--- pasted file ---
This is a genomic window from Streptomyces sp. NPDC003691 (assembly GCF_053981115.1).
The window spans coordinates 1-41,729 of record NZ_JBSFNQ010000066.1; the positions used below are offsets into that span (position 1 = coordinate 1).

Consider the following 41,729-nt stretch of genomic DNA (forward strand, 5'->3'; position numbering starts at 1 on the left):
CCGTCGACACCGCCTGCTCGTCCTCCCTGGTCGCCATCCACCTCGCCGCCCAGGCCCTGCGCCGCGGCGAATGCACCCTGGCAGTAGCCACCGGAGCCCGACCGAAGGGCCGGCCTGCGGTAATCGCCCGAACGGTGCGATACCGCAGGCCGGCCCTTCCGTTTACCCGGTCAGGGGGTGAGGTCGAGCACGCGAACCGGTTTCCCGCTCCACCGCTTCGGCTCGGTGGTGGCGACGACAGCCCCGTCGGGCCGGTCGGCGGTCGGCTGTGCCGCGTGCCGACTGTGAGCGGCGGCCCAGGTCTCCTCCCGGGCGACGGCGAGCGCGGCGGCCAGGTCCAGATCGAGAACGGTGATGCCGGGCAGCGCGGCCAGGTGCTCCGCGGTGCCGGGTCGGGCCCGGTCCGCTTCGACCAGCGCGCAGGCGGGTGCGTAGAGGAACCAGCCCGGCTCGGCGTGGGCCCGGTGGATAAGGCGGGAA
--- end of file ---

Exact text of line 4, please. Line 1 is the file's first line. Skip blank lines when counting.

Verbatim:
CCGTCGACACCGCCTGCTCGTCCTCCCTGGTCGCCATCCACCTCGCCGCCCAGGCCCTGCGCCGCGGCGAATGCACCCTGGCAGTAGCCACCGGAGCCCGACCGAAGGGCCGGCCTGCGGTAATCGCCCGAACGGTGCGATACCGCAGGCCGGCCCTTCCGTTTACCCGGTCAGGGGGTGAGGTCGAGCACGCGAACCGGTTTCCCGCTCCACCGCTTCGGCTCGGTGGTGGCGACGACAGCCCCGTCGGGCCGGTCGGCGGTCGGCTGTGCCGCGTGCCGACTGTGAGCGGCGGCCCAGGTCTCCTCCCGGGCGACGGCGAGCGCGGCGGCCAGGTCCAGATCGAGAACGGTGATGCCGGGCAGCGCGGCCAGGTGCTCCGCGGTGCCGGGTCGGGCCCGGTCCGCTTCGACCAGCGCGCAGGCGGGTGCGTAGAGGAACCAGCCCGGCTCGGCGTGGGCCCGGTGGATAAGGCGGGAA